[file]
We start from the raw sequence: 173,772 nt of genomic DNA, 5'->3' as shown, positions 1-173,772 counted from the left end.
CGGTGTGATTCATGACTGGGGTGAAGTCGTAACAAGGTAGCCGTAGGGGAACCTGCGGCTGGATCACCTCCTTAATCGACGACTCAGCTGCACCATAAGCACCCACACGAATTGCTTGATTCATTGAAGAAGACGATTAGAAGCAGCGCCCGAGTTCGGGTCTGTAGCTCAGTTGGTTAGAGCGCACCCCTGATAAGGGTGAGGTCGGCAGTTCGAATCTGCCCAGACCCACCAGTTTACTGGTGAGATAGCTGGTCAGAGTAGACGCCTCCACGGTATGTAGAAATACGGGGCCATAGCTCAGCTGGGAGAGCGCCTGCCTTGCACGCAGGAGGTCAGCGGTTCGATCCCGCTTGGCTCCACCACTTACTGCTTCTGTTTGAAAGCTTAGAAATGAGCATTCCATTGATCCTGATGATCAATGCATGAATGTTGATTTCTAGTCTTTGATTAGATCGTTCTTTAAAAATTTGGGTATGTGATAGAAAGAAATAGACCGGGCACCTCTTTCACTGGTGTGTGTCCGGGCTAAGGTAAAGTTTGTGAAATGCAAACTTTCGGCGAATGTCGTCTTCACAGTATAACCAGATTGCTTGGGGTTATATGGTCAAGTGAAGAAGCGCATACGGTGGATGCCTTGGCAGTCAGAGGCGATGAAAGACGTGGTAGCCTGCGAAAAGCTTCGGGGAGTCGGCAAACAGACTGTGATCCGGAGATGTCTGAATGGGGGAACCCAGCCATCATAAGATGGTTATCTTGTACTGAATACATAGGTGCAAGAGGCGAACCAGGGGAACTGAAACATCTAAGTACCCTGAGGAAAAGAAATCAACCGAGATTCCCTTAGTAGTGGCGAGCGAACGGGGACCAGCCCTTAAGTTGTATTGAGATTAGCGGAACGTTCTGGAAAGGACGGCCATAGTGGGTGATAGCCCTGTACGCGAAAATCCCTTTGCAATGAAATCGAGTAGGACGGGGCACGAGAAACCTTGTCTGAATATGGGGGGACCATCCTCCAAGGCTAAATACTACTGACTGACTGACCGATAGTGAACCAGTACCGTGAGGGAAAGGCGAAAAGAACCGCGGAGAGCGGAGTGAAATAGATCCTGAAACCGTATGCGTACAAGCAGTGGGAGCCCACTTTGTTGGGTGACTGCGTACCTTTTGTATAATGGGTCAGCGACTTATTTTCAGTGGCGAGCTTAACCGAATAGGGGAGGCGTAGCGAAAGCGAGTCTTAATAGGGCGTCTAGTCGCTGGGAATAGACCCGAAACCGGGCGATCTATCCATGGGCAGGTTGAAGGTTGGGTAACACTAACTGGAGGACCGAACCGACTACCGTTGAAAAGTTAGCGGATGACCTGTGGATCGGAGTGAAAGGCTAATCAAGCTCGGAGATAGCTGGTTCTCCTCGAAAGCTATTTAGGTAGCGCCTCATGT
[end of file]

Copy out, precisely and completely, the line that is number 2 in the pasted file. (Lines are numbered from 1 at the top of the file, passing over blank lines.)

CGGTGTGATTCATGACTGGGGTGAAGTCGTAACAAGGTAGCCGTAGGGGAACCTGCGGCTGGATCACCTCCTTAATCGACGACTCAGCTGCACCATAAGCACCCACACGAATTGCTTGATTCATTGAAGAAGACGATTAGAAGCAGCGCCCGAGTTCGGGTCTGTAGCTCAGTTGGTTAGAGCGCACCCCTGATAAGGGTGAGGTCGGCAGTTCGAATCTGCCCAGACCCACCAGTTTACTGGTGAGATAGCTGGTCAGAGTAGACGCCTCCACGGTATGTAGAAATACGGGGCCATAGCTCAGCTGGGAGAGCGCCTGCCTTGCACGCAGGAGGTCAGCGGTTCGATCCCGCTTGGCTCCACCACTTACTGCTTCTGTTTGAAAGCTTAGAAATGAGCATTCCATTGATCCTGATGATCAATGCATGAATGTTGATTTCTAGTCTTTGATTAGATCGTTCTTTAAAAATTTGGGTATGTGATAGAAAGAAATAGACCGGGCACCTCTTTCACTGGTGTGTGTCCGGGCTAAGGTAAAGTTTGTGAAATGCAAACTTTCGGCGAATGTCGTCTTCACAGTATAACCAGATTGCTTGGGGTTATATGGTCAAGTGAAGAAGCGCATACGGTGGATGCCTTGGCAGTCAGAGGCGATGAAAGACGTGGTAGCCTGCGAAAAGCTTCGGGGAGTCGGCAAACAGACTGTGATCCGGAGATGTCTGAATGGGGGAACCCAGCCATCATAAGATGGTTATCTTGTACTGAATACATAGGTGCAAGAGGCGAACCAGGGGAACTGAAACATCTAAGTACCCTGAGGAAAAGAAATCAACCGAGATTCCCTTAGTAGTGGCGAGCGAACGGGGACCAGCCCTTAAGTTGTATTGAGATTAGCGGAACGTTCTGGAAAGGACGGCCATAGTGGGTGATAGCCCTGTACGCGAAAATCCCTTTGCAATGAAATCGAGTAGGACGGGGCACGAGAAACCTTGTCTGAATATGGGGGGACCATCCTCCAAGGCTAAATACTACTGACTGACTGACCGATAGTGAACCAGTACCGTGAGGGAAAGGCGAAAAGAACCGCGGAGAGCGGAGTGAAATAGATCCTGAAACCGTATGCGTACAAGCAGTGGGAGCCCACTTTGTTGGGTGACTGCGTACCTTTTGTATAATGGGTCAGCGACTTATTTTCAGTGGCGAGCTTAACCGAATAGGGGAGGCGTAGCGAAAGCGAGTCTTAATAGGGCGTCTAGTCGCTGGGAATAGACCCGAAACCGGGCGATCTATCCATGGGCAGGTTGAAGGTTGGGTAACACTAACTGGAGGACCGAACCGACTACCGTTGAAAAGTTAGCGGATGACCTGTGGATCGGAGTGAAAGGCTAATCAAGCTCGGAGATAGCTGGTTCTCCTCGAAAGCTATTTAGGTAGCGCCTCATGT